Furthest Right

Civilizations Die By Suicide, Not Murder

On the Left, where people are presumed to be universally good because they have reason and therefore are reasonable, it is presumed that civilizations die from external forces like war, climate change or disease.

To the Right, however, the more realistic scenario is that humans destroy their own civilizations by insisting on ideas that are personally flattering to them, and that this creates insane leadership and social decay, both at the hands of the thronging mob and the oblivious bourgeoisie, who ignore anything but jobs and wealth and thus work to obliterate necessary social standards.

On the Bell Curve, the two problem areas are then the far-left of lower-IQ people and the area slightly above them, where people who are smart but not intelligent enough to understand that life changes in response to our actions or failure to take action, and therefore that they cannot alter society — taking something from it — without needing to also strengthen it by maintaining social order outside commerce.

The union of these two groups results in a cult of individualism which subverts leadership and destroys culture, creating decay that manifests in a cascade of symptoms, much as we observe in the fall of one of the grandest civilizations to walk this earth, the ancient Maya:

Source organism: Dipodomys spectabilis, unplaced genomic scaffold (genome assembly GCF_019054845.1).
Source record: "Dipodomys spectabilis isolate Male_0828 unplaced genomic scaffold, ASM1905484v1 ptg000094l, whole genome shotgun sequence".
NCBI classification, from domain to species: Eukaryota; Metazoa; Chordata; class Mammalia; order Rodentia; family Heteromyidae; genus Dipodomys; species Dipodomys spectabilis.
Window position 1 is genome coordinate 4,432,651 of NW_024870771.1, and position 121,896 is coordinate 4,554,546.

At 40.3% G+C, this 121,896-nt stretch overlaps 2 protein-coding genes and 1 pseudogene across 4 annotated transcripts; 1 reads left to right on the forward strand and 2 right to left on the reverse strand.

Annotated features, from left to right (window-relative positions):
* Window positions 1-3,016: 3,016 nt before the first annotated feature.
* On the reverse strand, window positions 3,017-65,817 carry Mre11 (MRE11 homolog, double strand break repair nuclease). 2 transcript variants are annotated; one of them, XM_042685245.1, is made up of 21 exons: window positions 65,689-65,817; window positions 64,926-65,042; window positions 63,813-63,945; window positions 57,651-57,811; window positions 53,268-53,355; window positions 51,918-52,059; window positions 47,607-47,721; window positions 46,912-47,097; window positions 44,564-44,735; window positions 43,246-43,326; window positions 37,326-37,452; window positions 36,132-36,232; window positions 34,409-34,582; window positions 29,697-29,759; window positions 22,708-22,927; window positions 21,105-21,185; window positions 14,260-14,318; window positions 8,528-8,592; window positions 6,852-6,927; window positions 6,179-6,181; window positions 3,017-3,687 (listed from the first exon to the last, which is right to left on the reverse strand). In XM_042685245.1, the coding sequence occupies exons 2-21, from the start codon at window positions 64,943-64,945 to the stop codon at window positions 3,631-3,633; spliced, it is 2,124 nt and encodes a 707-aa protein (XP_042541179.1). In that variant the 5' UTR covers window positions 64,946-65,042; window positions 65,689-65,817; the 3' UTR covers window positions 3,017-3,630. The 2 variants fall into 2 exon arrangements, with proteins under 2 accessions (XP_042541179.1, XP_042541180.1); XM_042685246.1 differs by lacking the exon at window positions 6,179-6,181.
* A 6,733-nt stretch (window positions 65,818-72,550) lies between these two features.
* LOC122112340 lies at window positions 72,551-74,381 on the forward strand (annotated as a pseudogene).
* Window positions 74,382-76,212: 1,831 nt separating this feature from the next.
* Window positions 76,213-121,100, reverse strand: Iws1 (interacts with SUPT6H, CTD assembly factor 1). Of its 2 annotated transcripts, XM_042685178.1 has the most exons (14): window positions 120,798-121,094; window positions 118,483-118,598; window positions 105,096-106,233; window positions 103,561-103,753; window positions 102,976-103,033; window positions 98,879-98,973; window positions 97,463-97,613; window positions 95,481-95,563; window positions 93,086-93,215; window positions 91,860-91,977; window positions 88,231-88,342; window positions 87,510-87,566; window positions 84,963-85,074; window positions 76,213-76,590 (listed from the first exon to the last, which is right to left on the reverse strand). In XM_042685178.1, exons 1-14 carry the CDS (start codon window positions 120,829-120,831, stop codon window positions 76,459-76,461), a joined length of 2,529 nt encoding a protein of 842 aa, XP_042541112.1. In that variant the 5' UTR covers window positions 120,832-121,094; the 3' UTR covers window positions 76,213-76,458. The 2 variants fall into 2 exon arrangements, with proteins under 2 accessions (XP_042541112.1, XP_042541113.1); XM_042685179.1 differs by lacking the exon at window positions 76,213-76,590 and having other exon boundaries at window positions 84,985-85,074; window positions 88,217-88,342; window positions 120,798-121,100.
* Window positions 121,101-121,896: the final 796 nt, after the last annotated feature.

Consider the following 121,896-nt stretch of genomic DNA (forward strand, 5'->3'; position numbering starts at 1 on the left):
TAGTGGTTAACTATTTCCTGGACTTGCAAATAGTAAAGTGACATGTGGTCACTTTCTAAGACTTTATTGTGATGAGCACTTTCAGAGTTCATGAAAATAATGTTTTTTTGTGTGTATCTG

Archaeologists have long puzzled over what caused what is known as the Classic Maya collapse in the ninth century A.D., when many of the ancient civilization’s cities were abandoned. More recent investigations have revealed that the Maya also experienced an earlier collapse in the second century A.D.—now called the Preclassic collapse—that is even more poorly understood.

University of Arizona archaeologist Takeshi Inomata and his colleagues suggest in a new paper, to be published in the Proceedings of the National Academy of Sciences, that both collapses followed similar trajectories, with multiple waves of social instability, warfare and political crises leading to the rapid fall of many city centers.

…While more general chronologies might suggest that the Maya collapses occurred gradually, this new, more precise chronology indicates more complex patterns of political crises and recoveries leading up to each collapse.

The West is currently trying to decide whether it will extricate itself from a similar death spiral, sculpted from class warfare, diversity, equality, democracy and consumerism.

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